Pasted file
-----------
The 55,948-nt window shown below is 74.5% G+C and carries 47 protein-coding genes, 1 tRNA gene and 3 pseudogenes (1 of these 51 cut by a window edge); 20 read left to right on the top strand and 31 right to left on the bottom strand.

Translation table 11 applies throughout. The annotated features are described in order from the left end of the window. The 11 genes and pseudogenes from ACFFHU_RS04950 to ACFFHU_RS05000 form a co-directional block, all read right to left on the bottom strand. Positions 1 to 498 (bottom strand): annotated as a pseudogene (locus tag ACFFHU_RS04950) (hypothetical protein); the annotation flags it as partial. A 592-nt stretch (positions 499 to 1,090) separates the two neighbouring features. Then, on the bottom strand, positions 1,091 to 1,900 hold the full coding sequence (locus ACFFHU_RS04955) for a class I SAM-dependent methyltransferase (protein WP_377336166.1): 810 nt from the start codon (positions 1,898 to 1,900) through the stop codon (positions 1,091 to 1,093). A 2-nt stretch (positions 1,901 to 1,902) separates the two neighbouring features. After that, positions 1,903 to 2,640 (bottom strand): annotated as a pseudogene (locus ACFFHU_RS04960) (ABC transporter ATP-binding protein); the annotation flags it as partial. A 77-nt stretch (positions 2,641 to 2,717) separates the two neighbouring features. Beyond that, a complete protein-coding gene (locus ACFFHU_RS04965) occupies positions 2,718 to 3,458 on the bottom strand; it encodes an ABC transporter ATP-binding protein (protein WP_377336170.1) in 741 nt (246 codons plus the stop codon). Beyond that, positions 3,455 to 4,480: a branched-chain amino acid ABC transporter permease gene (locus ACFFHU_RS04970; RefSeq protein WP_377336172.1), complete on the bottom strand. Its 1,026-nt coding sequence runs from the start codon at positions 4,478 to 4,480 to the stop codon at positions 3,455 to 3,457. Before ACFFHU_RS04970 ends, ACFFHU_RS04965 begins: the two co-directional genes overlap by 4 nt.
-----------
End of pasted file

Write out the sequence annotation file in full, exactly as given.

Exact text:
The 55,948-nt window shown below is 74.5% G+C and carries 47 protein-coding genes, 1 tRNA gene and 3 pseudogenes (1 of these 51 cut by a window edge); 20 read left to right on the top strand and 31 right to left on the bottom strand.

Translation table 11 applies throughout. The annotated features are described in order from the left end of the window. The 11 genes and pseudogenes from ACFFHU_RS04950 to ACFFHU_RS05000 form a co-directional block, all read right to left on the bottom strand. Positions 1 to 498 (bottom strand): annotated as a pseudogene (locus tag ACFFHU_RS04950) (hypothetical protein); the annotation flags it as partial. A 592-nt stretch (positions 499 to 1,090) separates the two neighbouring features. Then, on the bottom strand, positions 1,091 to 1,900 hold the full coding sequence (locus ACFFHU_RS04955) for a class I SAM-dependent methyltransferase (protein WP_377336166.1): 810 nt from the start codon (positions 1,898 to 1,900) through the stop codon (positions 1,091 to 1,093). A 2-nt stretch (positions 1,901 to 1,902) separates the two neighbouring features. After that, positions 1,903 to 2,640 (bottom strand): annotated as a pseudogene (locus ACFFHU_RS04960) (ABC transporter ATP-binding protein); the annotation flags it as partial. A 77-nt stretch (positions 2,641 to 2,717) separates the two neighbouring features. Beyond that, a complete protein-coding gene (locus ACFFHU_RS04965) occupies positions 2,718 to 3,458 on the bottom strand; it encodes an ABC transporter ATP-binding protein (protein WP_377336170.1) in 741 nt (246 codons plus the stop codon). Beyond that, positions 3,455 to 4,480: a branched-chain amino acid ABC transporter permease gene (locus ACFFHU_RS04970; RefSeq protein WP_377336172.1), complete on the bottom strand. Its 1,026-nt coding sequence runs from the start codon at positions 4,478 to 4,480 to the stop codon at positions 3,455 to 3,457. Before ACFFHU_RS04970 ends, ACFFHU_RS04965 begins: the two co-directional genes overlap by 4 nt.